Like a great mystery, they lay out before us. . . fuzzier than most people are willing to admit.
In this case, unease is the rule rather than the exception — especially in today’s markets, which make about as much sense as David Blaine does when he levitates above the sidewalk.
Sure it looks amazing, but is it real? Our experience would tell us otherwise.
For investors with a penchant for technical analysis, that unease invariably ends with a trip into the past. For those who swear by it, the lines on those charts are much more than mere points on a graph.
Instead, they are windows into a world where the markets actually begin to make sense.
You see, there really is something to be learned from the patterns that repeat themselves in the market. And while no two markets are exactly alike, the reality is markets tend to rhyme.
That, at its core, is what technical analysis is all about. For those who understand it, the markets are much more orderly.
And aside from the basics of using support and resistance to pick entry points, using Fibonacci numbers is one way traders can take the mystery out of the markets.
What Exactly are Fibonacci Numbers?
In many ways, Fibonacci numbers form the ultimate pattern, since they are found in things all around us — particularly in nature.
For instance, nearly every flower has a number of petals that is a Fibonacci number, while the construction of a pine cone is ruled by them. Even the dimensions of a strand of DNA are proportional to two consecutive Fibonacci numbers.
First recognized by Leonardo da Pisa, also called Fibonacci, these patterns are sequences of numbers that build upon themselves, beginning with the number 1. The sequence that follows is created by adding two consecutive numbers. . .
For instance, consider this sequence: 1, 2, 3, 5, 8, 13, 21, 34. . . and so on.
As you might have guessed, it’s not as random as it looks. A closer inspection reveals that every number in the string is actually the sum of the prior two.
What’s more, the ratio between two successive numbers is always the same: 1.618 — otherwise known as the golden ratio. Think of it as one of "nature’s laws." This ratio can be found nearly everywhere you look.
For some odd reason, this includes the stock market; traders agree that Fibonacci numbers can be used to determine the critical points that can cause an asset price to reverse.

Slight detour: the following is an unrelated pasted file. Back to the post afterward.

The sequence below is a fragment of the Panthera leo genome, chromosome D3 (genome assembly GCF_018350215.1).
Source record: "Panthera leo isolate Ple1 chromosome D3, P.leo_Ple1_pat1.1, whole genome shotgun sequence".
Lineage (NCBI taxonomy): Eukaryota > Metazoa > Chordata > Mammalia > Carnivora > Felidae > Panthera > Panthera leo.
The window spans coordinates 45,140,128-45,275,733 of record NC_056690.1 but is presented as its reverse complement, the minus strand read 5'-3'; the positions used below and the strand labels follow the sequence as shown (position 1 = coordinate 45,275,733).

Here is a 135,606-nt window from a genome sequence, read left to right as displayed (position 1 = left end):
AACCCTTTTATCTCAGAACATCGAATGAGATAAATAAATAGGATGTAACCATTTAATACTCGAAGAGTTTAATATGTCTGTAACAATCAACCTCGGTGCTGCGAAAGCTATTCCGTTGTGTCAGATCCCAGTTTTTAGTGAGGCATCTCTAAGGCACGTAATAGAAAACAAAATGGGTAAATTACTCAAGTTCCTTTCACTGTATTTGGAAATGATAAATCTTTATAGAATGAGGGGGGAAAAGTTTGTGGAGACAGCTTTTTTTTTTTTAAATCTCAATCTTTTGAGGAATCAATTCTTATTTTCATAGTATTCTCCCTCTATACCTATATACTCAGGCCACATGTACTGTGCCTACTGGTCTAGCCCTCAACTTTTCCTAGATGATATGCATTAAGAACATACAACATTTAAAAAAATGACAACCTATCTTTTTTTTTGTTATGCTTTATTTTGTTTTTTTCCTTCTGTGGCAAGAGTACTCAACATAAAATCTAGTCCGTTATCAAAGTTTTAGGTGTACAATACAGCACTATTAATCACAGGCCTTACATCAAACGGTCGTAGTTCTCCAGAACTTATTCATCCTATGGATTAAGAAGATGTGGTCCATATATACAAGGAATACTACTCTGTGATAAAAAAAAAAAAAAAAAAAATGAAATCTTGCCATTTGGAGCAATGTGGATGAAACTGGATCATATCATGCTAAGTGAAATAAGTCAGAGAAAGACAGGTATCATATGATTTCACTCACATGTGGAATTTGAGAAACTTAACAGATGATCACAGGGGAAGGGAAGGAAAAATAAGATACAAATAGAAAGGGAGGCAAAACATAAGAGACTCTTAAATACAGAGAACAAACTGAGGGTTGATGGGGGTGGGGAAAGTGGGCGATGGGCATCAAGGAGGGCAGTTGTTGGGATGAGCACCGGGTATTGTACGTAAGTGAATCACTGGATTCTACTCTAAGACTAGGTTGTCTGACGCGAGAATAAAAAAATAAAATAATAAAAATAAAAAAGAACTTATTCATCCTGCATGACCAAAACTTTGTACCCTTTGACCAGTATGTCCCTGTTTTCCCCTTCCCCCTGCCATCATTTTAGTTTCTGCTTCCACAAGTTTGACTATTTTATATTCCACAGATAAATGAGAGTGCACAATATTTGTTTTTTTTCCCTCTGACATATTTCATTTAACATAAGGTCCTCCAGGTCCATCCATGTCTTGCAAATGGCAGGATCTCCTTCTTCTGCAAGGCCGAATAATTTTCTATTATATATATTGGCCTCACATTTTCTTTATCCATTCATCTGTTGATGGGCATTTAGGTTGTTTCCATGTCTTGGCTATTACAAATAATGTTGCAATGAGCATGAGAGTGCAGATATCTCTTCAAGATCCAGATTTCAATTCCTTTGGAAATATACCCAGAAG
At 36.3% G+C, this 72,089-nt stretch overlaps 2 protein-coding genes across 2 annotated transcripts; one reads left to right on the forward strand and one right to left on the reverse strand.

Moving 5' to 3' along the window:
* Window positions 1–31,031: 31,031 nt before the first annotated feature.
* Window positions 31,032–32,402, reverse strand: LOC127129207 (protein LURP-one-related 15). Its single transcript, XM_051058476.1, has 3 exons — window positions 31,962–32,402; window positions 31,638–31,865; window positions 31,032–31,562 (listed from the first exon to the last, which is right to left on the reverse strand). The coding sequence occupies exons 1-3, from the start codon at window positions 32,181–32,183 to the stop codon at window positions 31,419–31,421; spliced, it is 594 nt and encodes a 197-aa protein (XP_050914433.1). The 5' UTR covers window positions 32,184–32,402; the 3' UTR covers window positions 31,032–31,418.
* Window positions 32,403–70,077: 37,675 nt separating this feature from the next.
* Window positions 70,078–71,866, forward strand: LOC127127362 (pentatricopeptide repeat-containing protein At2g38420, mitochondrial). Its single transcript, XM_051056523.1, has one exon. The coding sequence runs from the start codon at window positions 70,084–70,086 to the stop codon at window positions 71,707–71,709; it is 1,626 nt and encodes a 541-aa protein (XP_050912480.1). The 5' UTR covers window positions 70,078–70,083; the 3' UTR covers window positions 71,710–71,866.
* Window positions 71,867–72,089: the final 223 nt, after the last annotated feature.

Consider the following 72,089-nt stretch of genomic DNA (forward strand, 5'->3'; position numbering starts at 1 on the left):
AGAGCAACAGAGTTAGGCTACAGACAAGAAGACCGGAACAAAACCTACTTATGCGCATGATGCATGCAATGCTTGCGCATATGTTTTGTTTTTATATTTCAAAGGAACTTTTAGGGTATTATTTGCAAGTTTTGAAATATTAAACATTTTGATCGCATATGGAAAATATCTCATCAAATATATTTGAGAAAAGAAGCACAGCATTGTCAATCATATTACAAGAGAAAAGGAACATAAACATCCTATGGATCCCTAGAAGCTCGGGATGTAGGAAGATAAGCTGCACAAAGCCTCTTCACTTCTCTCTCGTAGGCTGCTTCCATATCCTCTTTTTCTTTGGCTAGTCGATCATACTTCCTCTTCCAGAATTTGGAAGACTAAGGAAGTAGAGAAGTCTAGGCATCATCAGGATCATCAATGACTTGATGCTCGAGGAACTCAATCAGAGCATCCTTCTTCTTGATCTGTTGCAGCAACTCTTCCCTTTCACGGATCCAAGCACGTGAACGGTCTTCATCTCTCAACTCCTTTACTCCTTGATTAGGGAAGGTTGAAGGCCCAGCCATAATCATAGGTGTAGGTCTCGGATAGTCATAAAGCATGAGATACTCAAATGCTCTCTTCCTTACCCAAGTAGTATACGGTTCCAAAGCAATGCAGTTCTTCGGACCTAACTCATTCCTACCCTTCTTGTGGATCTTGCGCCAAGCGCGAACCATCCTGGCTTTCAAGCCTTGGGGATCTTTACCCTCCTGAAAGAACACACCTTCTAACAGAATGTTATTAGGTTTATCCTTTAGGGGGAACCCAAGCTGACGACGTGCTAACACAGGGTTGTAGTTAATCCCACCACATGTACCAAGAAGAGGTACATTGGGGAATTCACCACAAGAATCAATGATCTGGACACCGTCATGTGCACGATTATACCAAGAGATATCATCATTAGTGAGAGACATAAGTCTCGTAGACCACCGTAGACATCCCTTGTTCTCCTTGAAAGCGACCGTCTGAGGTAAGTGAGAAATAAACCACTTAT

This phenomenon is known as a Fibonacci retracement, and it often gives the traders who track these numbers an opportunity to re-enter the market on a pullback before the move resumes.
These retracements usually occur at the 23.6 %, 38.1%, 50%, 61.8%, and 78.6% levels, which are ratios related to the Fibonacci sequence. It is at those specific points where the share price of a stock can either meet resistance or find support.
Why that is. . . no one knows for sure. I suspect it is because everyone is working from the same playbook.
Regardless, I’ve come across these numbers so many times that they are hard to ignore. Bull market or bear market, Fibonacci numbers create price targets across multiple time frames.
How to Calculate Fibonacci Retracement Levels
To calculate these levels and plot them on a chart, you simply calculate the price distance between a major peak and a major trough. Needless to say, there have been plenty of those lately.
For instance, let’s take a look at the 12,012 point run-up in the Dow Jones Industrial Average from the October crash in 1987 until the peak of the bubble in 2007.
To figure out the corresponding Fibonacci levels, you would simply divide that amount by the ratio: (12,012 x .236 = 2834)
Finally, subtract that number from the swing point high: (14000 – 2834 = 11165)
That will give you your Fibonacci level.
Doing so you could have established the following levels of support:
- A 23.6% retracement of 11,165 (the figure in our example)
- A 38.1% retracement of 9,411
- A 50% retracement of 7,994
- A 61.8% retracement of 6,576
- A 78.6% retracement of 4,558
Coincidently, if you look back at the DOW charts, you will see the first wave the downtrend bounced at roughly 11,100; the second wave of the down trend bounced at 7900; and the final wave of the downtrend bounced at exactly 6547.
The Road to Dow 11,000
That brings us neatly to today. As we mentioned earlier, Fibonacci numbers can also be used to plot targets in a bear market bounce.
In this case, we would measure the distance from the peak of 14000 in 2007 to the most recent trough of 6547.
Working from those figures would give us the following Fibonacci retracement levels on a chart of the DOW:
In turn, those figures would be our price targets marking what could be expected in a bear market rally off of the lows. So far, they have been pretty accurate.
That leaves 11,152 as the next upside target in the rally which would complete a 61.8% retracement of overall decline. Coincidently, that would bring us on a round trip back to September 2008 when the wheels basically came off the wagon. What’s more: that would also bring us roughly to the top of the downtrend line drawn from the peaks.
But let’s not get ahead of ourselves. . .
First, we have to see how the DOW handles the 50% level which was reached yesterday. That’s often a sign the market may need to pullback to work off overbought conditions in the short term. Even still, we would expect the move to be shallow since the underinvested in this climb have been quick to take advantage of lower prices.